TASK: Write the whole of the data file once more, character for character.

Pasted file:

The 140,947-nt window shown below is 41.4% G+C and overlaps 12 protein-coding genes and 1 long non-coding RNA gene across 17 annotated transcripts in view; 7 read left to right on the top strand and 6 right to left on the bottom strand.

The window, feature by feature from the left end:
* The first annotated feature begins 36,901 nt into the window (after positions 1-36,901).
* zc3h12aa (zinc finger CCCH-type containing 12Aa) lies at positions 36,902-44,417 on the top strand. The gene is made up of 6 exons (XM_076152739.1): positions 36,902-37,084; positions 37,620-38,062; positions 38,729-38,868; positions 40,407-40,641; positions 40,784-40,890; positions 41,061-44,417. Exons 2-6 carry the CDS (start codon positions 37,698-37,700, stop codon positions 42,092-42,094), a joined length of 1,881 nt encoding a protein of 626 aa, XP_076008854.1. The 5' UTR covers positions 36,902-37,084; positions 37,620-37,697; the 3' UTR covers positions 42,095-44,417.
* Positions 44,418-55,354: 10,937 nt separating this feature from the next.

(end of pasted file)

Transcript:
The 140,947-nt window shown below is 41.4% G+C and overlaps 12 protein-coding genes and 1 long non-coding RNA gene across 17 annotated transcripts in view; 7 read left to right on the top strand and 6 right to left on the bottom strand.

The window, feature by feature from the left end:
* The first annotated feature begins 36,901 nt into the window (after positions 1-36,901).
* zc3h12aa (zinc finger CCCH-type containing 12Aa) lies at positions 36,902-44,417 on the top strand. The gene is made up of 6 exons (XM_076152739.1): positions 36,902-37,084; positions 37,620-38,062; positions 38,729-38,868; positions 40,407-40,641; positions 40,784-40,890; positions 41,061-44,417. Exons 2-6 carry the CDS (start codon positions 37,698-37,700, stop codon positions 42,092-42,094), a joined length of 1,881 nt encoding a protein of 626 aa, XP_076008854.1. The 5' UTR covers positions 36,902-37,084; positions 37,620-37,697; the 3' UTR covers positions 42,095-44,417.
* Positions 44,418-55,354: 10,937 nt separating this feature from the next.